California Teachers Association President Dean Vogel characterized the spending on Common Core as “great and welcome news for California’s students,” adding that “educators must have the support and resources they need in order for the new standards to be implemented effectively.” (Vogel, who represents “winners” and “losers” under finance reform, was more reserved about the LCFF. While endorsing its goals, he said, “We look forward to having many more discussions in the next few weeks as the state budget is finalized.”)
In addition to the $1 billion for Common Core, Brown would use the extra Prop. 98 money next year in two ways that will benefit districts:
- Speed up the payoff of deferrals by an extra $1.6 billion. Deferrals are year-late payments owed to districts that force them to borrow money to make payroll, and have created havoc for some districts. Two years ago, deferrals totaled nearly $10 billion; the administration is projecting they will be paid off by 2014-15, one year ahead of schedule.
- Accelerate phasing in LCFF by adding $240 million on top of the $1.6 billion already budgeted for 2013-14. That’s about one eighth of the $17.4 billion – $2,700 per student – in additional money that Brown is projecting for K-12 over the next seven years.
In defense of the formula
At full implementation under the LCFF, Brown is proposing:
- A base grant for all districts, averaging $6,816 per student – $1,548 more than they’re currently getting. High school districts would get $1,000 more per student and elementary districts would receive more, too, for smaller classes. Brown has said no district would receive less than it’s receiving this year, and all would be repaid the 23 percent cut in base funding, known as the revenue limit, they’ve been hit with since 2007-08. But Chris Learned, associate superintendent of Acalanes Union High School District in Contra Costa County, said that funding for his district would not return to its 2007-08 level until 2017-18 under the formula. The basic grant does not include necessary funding for counselors, building maintenance and professional development that had been funded through categorical programs, he said. “The LCFF is not kind to districts that have gone without for five years,” like Acalanes, with less than 5 percent disadvantaged students.
- A supplement of 35 percent, averaging about $2,400, for every low-income student, English learner and foster youth.
- A bonus grant for those districts where targeted youth are a majority, to counteract the compounded problems of concentrations of poverty. The grant would be only about $50 per student in districts with 51 percent high-needs students, growing to about $1,200 in districts with 100 percent high-needs students.
Senate Democrats have focused criticism on the concentration grant, which would be distributed based on the number of high-needs students per district, not per school. Districts like Newport-Mesa Unified, with high-poverty schools located within an average- or high-wealth districts, would not be eligible for these extra dollars. Stating that the “concentration grants treat thousands of disadvantaged students unequally,” Steinberg’s press release included an Excel spreadsheet showing “405 California schools and tens of thousands of students who would not qualify for the administration’s LCFF formula concentration grants because they’re within school districts whose overall level of disadvantaged students is fewer than 50 percent.”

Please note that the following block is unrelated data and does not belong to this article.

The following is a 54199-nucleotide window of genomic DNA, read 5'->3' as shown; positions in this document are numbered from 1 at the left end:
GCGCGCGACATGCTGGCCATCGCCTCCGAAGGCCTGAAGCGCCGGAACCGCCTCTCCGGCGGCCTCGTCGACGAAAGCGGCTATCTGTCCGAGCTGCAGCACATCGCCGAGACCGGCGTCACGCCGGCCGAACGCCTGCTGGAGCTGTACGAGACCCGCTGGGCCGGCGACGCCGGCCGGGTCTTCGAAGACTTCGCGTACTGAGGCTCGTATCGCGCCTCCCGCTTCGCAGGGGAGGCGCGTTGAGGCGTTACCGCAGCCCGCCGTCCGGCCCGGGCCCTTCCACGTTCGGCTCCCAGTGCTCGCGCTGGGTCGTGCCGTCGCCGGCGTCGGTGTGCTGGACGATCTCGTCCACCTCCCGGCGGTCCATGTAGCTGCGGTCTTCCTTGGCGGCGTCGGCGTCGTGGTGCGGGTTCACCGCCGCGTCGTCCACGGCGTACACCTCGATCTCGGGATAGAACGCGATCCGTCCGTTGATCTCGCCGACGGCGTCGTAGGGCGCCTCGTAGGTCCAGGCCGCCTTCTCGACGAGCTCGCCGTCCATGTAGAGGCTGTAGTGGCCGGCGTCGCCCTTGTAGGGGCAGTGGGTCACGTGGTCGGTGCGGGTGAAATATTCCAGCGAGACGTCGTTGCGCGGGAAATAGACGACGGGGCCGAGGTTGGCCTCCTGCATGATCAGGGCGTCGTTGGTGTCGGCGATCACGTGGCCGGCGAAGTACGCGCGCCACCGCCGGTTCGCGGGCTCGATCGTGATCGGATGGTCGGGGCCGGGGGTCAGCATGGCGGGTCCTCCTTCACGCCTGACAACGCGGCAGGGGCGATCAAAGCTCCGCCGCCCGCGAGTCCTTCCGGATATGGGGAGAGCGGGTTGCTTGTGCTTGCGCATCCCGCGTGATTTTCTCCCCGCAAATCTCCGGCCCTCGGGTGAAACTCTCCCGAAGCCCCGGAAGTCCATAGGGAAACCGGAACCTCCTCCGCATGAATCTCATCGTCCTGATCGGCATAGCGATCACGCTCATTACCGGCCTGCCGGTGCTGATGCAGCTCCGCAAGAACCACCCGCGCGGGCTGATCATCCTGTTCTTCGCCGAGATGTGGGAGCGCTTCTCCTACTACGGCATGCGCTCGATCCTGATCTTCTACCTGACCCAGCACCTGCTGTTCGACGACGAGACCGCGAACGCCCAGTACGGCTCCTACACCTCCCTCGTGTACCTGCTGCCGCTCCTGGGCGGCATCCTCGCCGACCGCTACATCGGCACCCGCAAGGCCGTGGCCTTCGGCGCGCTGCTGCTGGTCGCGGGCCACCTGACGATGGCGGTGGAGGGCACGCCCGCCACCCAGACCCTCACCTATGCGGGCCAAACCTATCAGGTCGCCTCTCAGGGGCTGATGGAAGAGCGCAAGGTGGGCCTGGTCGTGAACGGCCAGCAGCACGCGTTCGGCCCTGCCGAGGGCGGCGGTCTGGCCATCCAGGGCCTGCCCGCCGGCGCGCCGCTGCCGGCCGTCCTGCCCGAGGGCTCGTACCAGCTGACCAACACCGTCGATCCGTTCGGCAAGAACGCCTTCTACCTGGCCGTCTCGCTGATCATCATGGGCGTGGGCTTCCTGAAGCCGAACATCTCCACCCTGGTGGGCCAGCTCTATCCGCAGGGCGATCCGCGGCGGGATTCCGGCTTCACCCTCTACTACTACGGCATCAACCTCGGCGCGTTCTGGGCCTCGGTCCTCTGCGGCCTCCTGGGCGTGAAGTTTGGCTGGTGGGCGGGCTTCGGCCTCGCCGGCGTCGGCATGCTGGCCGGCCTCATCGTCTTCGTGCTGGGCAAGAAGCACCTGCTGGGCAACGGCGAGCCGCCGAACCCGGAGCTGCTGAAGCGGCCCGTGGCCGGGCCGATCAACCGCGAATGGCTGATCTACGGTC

But Brown, equipped with a prop at the press conference, made his clearest and simplest explanation of the formula. Pointing to a big dollar bill, he said that 80 cents of the LCFF would go to the base funding for all students; all high-needs students would get an additional 16 cents, and only 4 cents out of every dollar would go to the concentration grant. He defended the concentration grant as critical to schools that need an extra boost, while stating its impact on the overall LCFF has been misunderstood.
“Spending more on our most challenged districts is key for our future economic well-being,” Brown said. He added, When people from Beverly Hills, Palo Alto or Piedmont “start telling me they’re going to move to Compton or Watts to get the extra money, then I’ll know there’s a problem.”
During a teleconference on the education plan, Nicolas Schweizer, the Department of Finance’s expert on school finance, elaborated. “People are confusing the concentration grant, assuming districts get a lot more money” once the number of targeted students hits 50 percent. Because it is phased in, the difference in extra money between a district with 48 percent needy students and one with 52 percent is minimal, he said.
With Senate Democrats endorsing the goals of finance reform and Brown rallying advocates and urban superintendents behind it, passage of the LCFF appears more likely than a month ago. That’s not to say there won’t be changes. Assemblymember Susan Bonilla, D-Concord, said the Assembly Budget Committee’s subcommittee on school finance, which she chairs, will hold a series of hearings next week on ways to add more money to the base funding; that, she said, would be the number one priority. Whatever results will incorporate principles similar to the governor’s plan, but may adopt a different timeline or approach, she said. “We need to address holding districts harmless in a real way.”
Filed under: Categorical Funding, Common Core standards, Equity issues, Featured, Jerry Brown, Poverty, Proposition 98, Reporting & Analysis, Revenue and taxes, School Finance, Student spending, Weighted Student Funding (Local Control Funding Formula) · Tags: Arun Ramanathan, Bill Lucia, Darrell Steinberg, Education Trust-West, EdVoice, Jerry Brown, Michael Kirst, Susan Bonilla